2. Time Blending
One of the most pleasurable parts of landscape or cityscape photography must be the standing around, waiting for the light. You set your camera up, put it on a tripod, carefully position and compose, then wait, snapping photos whenever the sky or light looks interesting to you.
In Santorini, a storm blew over around sunset, with heavy clouds covering the sky. As the sun got lower, the clouds blew over and soon enough it was blue hour, with buildings lit up by streetlights. Two of many photos are shown below, following editing in Lightroom with the Lightroom Develop System.
Both photos are individually pretty good, but what if you wanted to combine them?
Creating & Using Colour Channel Luminosity Masks
Lets see how you would take the parts of the buildings lit with streetlights that are in the blue hour photo and then combine it with the sunset photo.
Just like when you are shooting into the sun, the easiest way to blend these exposures is through luminosity masks, but with a slight twist.
- First, you should open both photos into one workspace in Photoshop, making sure that the blue hour photo is the top layer, and the sunset photo is the bottom layer.
- Then, go to the ‘Channels’ tab, but this time, rather than making a luminosity selection for the RGB channel, instead make this selection for the Red channel, by Ctrl+Clicking (Cmd+Clicking on Mac) on the Red channel thumbnail.
By doing this, you will select only the 50% brightest red pixels in your photo. This is the most effective way to select streetlights in night photos, because streetlights contain large amounts of red and yellow, while areas like the sky and anywhere that is not artificially lit, tend to have a more blue colour cast. Still, this selection method is not perfect, as you can see from the screenshot below.
Next, you want to add the selection you have just made to the blue hour exposure, as a layer mask:
- With the ‘marching ants’ of the selection showing on your photo, move back to the ‘Layers’ tab, making sure the blue hour layer is highlighted to show that it is active (click on it if not active), and then click on the small symbol at the bottom to add a layer mask that will automatically be populated with your selection.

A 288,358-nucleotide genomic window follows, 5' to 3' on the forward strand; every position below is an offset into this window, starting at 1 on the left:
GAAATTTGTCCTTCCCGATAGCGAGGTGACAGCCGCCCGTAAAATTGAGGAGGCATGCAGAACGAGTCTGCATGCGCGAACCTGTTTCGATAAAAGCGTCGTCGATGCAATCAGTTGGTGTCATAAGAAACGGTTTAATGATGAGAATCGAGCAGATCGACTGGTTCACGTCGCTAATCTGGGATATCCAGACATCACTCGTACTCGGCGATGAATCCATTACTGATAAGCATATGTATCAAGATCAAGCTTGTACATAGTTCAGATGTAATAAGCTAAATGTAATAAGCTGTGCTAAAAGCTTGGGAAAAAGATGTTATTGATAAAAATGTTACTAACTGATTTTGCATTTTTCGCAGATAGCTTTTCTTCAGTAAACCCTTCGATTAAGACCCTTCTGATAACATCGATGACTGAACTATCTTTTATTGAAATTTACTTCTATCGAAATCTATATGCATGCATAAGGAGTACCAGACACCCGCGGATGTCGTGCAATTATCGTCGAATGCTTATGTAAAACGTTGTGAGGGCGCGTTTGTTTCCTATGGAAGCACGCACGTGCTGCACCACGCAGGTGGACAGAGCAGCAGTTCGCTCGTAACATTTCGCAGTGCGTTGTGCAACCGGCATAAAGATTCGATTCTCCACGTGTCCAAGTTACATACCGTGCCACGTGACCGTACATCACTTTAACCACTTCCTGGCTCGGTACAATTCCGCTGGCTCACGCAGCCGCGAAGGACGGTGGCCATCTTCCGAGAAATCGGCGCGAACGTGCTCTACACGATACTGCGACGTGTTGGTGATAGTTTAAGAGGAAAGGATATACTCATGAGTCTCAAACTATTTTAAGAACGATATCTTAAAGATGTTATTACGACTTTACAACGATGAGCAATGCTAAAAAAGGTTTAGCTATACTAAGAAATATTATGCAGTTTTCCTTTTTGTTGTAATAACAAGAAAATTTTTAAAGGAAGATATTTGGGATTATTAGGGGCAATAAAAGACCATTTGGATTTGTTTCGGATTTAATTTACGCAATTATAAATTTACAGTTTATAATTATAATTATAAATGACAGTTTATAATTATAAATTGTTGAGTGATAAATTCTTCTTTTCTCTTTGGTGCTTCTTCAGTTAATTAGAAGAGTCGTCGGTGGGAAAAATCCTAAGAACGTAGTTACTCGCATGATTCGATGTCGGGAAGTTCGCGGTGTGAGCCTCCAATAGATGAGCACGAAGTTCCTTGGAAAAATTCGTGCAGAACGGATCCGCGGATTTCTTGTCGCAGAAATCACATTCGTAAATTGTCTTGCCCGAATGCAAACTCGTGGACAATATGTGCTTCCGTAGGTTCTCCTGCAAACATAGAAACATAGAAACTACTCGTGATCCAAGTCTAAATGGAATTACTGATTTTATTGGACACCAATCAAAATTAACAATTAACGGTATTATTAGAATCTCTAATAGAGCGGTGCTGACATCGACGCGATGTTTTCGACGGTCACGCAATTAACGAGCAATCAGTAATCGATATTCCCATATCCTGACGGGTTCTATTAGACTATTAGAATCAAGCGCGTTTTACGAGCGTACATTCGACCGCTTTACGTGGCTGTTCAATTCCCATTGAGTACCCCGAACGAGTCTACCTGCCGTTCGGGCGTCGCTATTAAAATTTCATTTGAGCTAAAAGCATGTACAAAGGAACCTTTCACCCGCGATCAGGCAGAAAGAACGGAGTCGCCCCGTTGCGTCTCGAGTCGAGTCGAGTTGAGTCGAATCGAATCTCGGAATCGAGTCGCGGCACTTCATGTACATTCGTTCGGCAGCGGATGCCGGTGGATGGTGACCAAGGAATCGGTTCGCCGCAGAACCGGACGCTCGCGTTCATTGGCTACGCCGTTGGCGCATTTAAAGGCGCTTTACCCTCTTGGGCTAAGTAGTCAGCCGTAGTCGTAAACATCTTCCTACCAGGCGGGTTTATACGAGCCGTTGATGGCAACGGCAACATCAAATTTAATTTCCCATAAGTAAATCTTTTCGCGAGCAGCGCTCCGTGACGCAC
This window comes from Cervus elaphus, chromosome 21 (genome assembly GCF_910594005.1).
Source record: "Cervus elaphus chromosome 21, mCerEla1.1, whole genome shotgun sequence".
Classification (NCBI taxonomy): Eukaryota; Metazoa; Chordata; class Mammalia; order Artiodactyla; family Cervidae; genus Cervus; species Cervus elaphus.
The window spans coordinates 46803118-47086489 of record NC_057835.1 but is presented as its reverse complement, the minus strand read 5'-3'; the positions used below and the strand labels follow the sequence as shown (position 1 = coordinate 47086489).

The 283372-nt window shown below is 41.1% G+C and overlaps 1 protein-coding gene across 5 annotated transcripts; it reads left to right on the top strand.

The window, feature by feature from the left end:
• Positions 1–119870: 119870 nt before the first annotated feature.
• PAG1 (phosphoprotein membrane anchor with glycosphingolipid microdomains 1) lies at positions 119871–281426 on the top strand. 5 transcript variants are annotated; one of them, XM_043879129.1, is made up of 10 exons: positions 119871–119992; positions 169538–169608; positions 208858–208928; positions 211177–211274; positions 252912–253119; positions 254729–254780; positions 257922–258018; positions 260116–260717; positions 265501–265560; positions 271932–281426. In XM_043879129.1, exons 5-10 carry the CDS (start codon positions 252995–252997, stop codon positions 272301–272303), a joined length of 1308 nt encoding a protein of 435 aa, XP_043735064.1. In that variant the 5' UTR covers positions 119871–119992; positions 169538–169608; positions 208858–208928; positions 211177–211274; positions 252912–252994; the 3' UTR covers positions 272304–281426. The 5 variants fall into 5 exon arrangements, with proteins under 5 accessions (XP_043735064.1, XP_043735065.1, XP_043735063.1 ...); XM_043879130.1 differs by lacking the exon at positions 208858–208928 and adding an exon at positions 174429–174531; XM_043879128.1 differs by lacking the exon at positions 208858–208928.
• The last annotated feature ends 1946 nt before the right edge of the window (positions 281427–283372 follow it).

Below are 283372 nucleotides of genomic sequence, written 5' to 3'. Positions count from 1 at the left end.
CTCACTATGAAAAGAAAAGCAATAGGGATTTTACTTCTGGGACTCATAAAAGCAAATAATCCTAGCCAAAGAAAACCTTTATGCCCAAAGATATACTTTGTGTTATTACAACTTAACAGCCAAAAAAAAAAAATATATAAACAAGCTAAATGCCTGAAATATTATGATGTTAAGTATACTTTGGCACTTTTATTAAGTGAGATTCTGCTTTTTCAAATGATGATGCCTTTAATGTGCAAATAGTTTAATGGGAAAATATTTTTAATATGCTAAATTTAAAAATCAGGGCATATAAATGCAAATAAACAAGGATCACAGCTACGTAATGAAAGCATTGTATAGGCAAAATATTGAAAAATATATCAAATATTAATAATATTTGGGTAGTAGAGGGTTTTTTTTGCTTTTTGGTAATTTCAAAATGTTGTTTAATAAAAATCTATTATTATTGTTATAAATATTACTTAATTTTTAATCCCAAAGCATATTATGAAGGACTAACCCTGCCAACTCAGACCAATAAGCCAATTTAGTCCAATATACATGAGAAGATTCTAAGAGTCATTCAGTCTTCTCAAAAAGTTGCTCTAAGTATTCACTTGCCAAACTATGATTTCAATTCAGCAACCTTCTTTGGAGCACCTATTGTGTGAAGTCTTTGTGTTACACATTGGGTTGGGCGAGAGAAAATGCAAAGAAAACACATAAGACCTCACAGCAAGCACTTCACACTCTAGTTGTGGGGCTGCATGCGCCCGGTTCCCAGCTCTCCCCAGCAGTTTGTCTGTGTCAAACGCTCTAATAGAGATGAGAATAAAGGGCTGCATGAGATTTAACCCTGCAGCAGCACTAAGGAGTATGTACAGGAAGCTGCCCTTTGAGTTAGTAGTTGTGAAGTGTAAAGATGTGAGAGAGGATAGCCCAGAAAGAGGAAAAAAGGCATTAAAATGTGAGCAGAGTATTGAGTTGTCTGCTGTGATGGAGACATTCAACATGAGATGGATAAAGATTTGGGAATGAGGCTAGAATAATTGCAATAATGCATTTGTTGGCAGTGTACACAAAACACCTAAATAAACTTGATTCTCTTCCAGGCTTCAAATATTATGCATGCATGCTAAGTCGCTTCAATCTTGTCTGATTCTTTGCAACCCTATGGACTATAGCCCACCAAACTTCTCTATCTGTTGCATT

Your result should hopefully look like the one in the screenshot below. Here, all of the areas lit up by streetlights have come through precisely as expected, although you can see obvious problems in the blend of the sky. Luckily, this is easy for you to fix.
Fixing the Colour Channel Luminosity Mask
- With the ‘Quick Selection’ tool, you can easily make a selection of the sky. This tool works by automatically finding the boundaries of areas that you want to select as you paint over these areas. So, paint over the sky until your selection looks like the one below. Make sure you have selected the layer before you use this tool, rather than the layer mask. You will know if you have the layer selected as it is highlighted, with a bold border around the layer thumbnail.
- Tip: This tool should automatically snap to the boundaries between your sky and ground. If the tool is having trouble selecting your sky, try turning the ‘Sample All Layers’ checkbox on or off, on the toolbar. And if your sky is more complex, try zooming in and lowering the tools brush size. Also, it is possible to add or subtract areas from the selection as necessary, by holding down Ctrl (adding), or Alt (subtracting), while you paint with the tool.
- Then, make sure the layer mask on the blue hour layer is active by clicking on it’s thumbnail. You will know if it is active, because a bold border will appear around the layer mask thumbnail. You can now use the ‘Brush’ tool, making sure that the colour is set to black, to paint over the sky and therefore remove it from your layer mask.
Because the quick selection that you made will constrain the brush to only the area you selection, you don’t have to worry about the accuracy of your painting. Remember that painting black onto a layer mask will prevent that part of the layer from showing through to the final photo, effectively hiding it.
Finally, you may also wish to tidy up the mask and go over any small areas that don’t look quite right, by using a freehand black brush to paint these areas out of the layer mask. Below, you can see the original red channel luminosity mask, and the finalised mask after the sky was painted out.
And now you have one finished exposure blend of a stormy sunset in Santorini, with streetlights turned on. In order to more fully bring out the colours and tone, you could now run this photo through the Landscapes Masterclass process.
This is only a basic introduction to using colour channel luminosity masks. If you want to, it’s possible to go even further than this, combining these colour channel luminosity masks with blending modes. For more on this powerful technique, see this video:
In Part 3, we will look at what to do when you want to blend objects together from two separate photos, using birds in Prague as an example.
Turn to Part 3 for more.